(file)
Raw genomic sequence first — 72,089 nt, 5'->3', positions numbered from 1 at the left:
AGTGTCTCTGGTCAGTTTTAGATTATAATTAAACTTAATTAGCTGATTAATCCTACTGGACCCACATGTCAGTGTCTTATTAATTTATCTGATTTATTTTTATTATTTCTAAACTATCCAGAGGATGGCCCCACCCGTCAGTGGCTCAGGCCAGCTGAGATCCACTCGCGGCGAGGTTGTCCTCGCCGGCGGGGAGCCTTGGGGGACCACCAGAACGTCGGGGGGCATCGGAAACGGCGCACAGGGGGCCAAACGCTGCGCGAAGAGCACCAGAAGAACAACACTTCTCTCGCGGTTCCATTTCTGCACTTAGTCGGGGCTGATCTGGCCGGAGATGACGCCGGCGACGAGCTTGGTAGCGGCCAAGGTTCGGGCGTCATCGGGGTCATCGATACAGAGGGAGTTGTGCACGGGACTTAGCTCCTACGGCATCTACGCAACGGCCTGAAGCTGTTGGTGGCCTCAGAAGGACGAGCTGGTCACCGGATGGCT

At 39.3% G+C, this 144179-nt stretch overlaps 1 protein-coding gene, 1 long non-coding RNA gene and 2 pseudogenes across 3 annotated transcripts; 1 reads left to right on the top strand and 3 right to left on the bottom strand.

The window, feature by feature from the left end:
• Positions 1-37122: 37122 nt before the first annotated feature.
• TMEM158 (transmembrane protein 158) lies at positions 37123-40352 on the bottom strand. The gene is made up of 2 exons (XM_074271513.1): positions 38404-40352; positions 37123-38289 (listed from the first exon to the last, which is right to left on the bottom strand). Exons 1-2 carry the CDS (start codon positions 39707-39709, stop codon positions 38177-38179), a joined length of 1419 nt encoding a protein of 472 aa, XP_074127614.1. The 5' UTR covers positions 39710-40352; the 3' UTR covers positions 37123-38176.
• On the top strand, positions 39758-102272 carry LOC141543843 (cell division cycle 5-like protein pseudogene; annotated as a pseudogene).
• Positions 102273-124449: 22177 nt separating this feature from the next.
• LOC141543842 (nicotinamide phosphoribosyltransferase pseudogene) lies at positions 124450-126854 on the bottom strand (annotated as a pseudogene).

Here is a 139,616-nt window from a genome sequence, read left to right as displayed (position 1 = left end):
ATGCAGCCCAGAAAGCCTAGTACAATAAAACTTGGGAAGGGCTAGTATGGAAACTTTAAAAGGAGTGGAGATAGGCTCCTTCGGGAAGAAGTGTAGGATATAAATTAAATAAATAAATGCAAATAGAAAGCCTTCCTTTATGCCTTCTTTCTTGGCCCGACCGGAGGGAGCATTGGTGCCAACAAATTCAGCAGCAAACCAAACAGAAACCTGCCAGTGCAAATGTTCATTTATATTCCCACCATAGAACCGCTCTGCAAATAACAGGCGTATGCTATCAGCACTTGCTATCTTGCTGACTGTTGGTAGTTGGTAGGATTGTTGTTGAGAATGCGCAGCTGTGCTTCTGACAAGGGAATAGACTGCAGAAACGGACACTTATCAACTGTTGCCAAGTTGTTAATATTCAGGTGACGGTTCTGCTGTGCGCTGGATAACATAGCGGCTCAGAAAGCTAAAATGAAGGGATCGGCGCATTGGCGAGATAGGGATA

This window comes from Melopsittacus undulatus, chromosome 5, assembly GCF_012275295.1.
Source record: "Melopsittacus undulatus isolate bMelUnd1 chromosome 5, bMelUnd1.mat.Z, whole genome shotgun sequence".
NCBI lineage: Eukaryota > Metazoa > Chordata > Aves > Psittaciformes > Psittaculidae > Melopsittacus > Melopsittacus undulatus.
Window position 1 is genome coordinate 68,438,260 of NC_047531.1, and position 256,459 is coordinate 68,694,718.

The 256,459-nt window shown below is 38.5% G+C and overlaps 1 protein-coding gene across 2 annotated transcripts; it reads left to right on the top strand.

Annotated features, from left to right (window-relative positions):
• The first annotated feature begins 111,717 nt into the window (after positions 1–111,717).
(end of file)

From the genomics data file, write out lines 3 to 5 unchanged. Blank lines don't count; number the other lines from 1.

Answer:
At 39.3% G+C, this 144179-nt stretch overlaps 1 protein-coding gene, 1 long non-coding RNA gene and 2 pseudogenes across 3 annotated transcripts; 1 reads left to right on the top strand and 3 right to left on the bottom strand.

The window, feature by feature from the left end:
• Positions 1-37122: 37122 nt before the first annotated feature.